Author Topic: Barley wine question  (Read 691 times)

Offline aubeertine31

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Barley wine question
« on: August 22, 2011, 07:30:51 PM »
I want to give a barley wine a shot and I'm going to do it with a relatively small batch and just let it sit in the basement for close to year. However, I have heard some things that I am not sure of. I've heard with "bigger brews" that a thicker mash is appropriate, closer to 1.25qt/lb, where I've been doing about 2qt/lb up until this point. Is this just due to size constraints for the mash tun to be able to fit more water? If that is the case, then I won't worry about it (doing a 2 gallon batch), but if there is some sort of deeper meaning with conversion and such that would be good to know.

Also, I plan on using the yeast cake (Wyeast 1056) off of a brown ale (OG:1.057, 5.5 gallons) for this barley wine. Would this be over kill for such a small batch? Or will the high OG (estimating 1.1) compensate for that? Thanks for the help and happy brewing!

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Offline morticaixavier

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Re: Barley wine question
« Reply #1 on: August 22, 2011, 09:52:25 PM »
I think the thicket mash would be to avoid having too much wort. figure 2 gallons of 1.1 is about 7lbs grain so at 2 qt/lbs that's 14 quarts or 3.5 gallons less .8 held by grain is 2.7 gallons of first runnings alone. to get to your 2 gallon mark you would have to boil alot. or just use first runnings.
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Offline hopfenundmalz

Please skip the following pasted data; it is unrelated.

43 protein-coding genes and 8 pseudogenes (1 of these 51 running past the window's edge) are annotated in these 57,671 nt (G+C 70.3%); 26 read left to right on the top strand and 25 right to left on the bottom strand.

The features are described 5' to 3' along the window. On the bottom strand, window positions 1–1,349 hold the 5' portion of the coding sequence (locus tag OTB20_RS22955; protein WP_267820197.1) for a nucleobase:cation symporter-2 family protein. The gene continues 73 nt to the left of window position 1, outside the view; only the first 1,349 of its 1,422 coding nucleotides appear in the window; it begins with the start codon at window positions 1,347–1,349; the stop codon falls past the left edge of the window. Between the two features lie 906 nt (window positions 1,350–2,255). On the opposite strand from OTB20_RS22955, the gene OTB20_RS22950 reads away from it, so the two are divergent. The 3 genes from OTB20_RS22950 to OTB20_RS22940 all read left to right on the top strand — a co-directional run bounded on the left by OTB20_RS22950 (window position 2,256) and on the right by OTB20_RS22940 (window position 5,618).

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Re: Barley wine question
« Reply #2 on: August 23, 2011, 04:55:34 AM »
Use mrmalty.com to see how much slurry you need.  The slurry should be yeast, and not trub and yeast.  You can look up how to rinse the yeast.  Or you can just use the cake, this works, but a clean slurry is even better.

Barleywines do not have to take a year to be mature and ready to drink.  Here are some key items.  Propper amount of yeast (you know this already), give the yeast plenty of O2.  Control the fermentation temperature, as these can take off like a rocket and generate a high temperature and the fusel alcohols that go with it, and then you have to age for a year. This is the way I have made a pretty good Barleywine that was winning awards at 3 months.

Sierra Nevada makes Bigfoot after they are done with Celebration Ale brewing, which is made right after the hop harvest.  So the make Celebration in late Sept/Oct and then brew Bigfoot, which is released in January.  Not too long.
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Home-brewing, not just a hobby, it is a lifestyle!

Offline aubeertine31

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Re: Barley wine question
« Reply #3 on: August 23, 2011, 05:46:55 AM »
Wow, thanks for the quick responses. Sounds like two solid answers so thanks for the help. I love Bigfoot, and I can't remember but the recipe I'm using might be a Bigfoot clone, either that or I made it up, don't remember haha.
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Offline gogreen437

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Re: Barley wine question
« Reply #4 on: August 23, 2011, 06:27:08 AM »
I think the thicket mash would be to avoid having too much wort. figure 2 gallons of 1.1 is about 7lbs grain so at 2 qt/lbs that's 14 quarts or 3.5 gallons less .8 held by grain is 2.7 gallons of first runnings alone. to get to your 2 gallon mark you would have to boil alot. or just use first runnings.

I was going for a 5 gallon batch when I brewed my barley wine and used 1.5 quarts of water per pound of grain and ended up with almost 7 gallons of first runnings.  I didn't sparge, though I could have and just made a smaller beer with the second runnings.  I was happy with it, boiled down to a little over 5.5 gallons and  it has some awesome maltiness to it.  It's still relatively young and hot, but I'm excited for it when it mellows.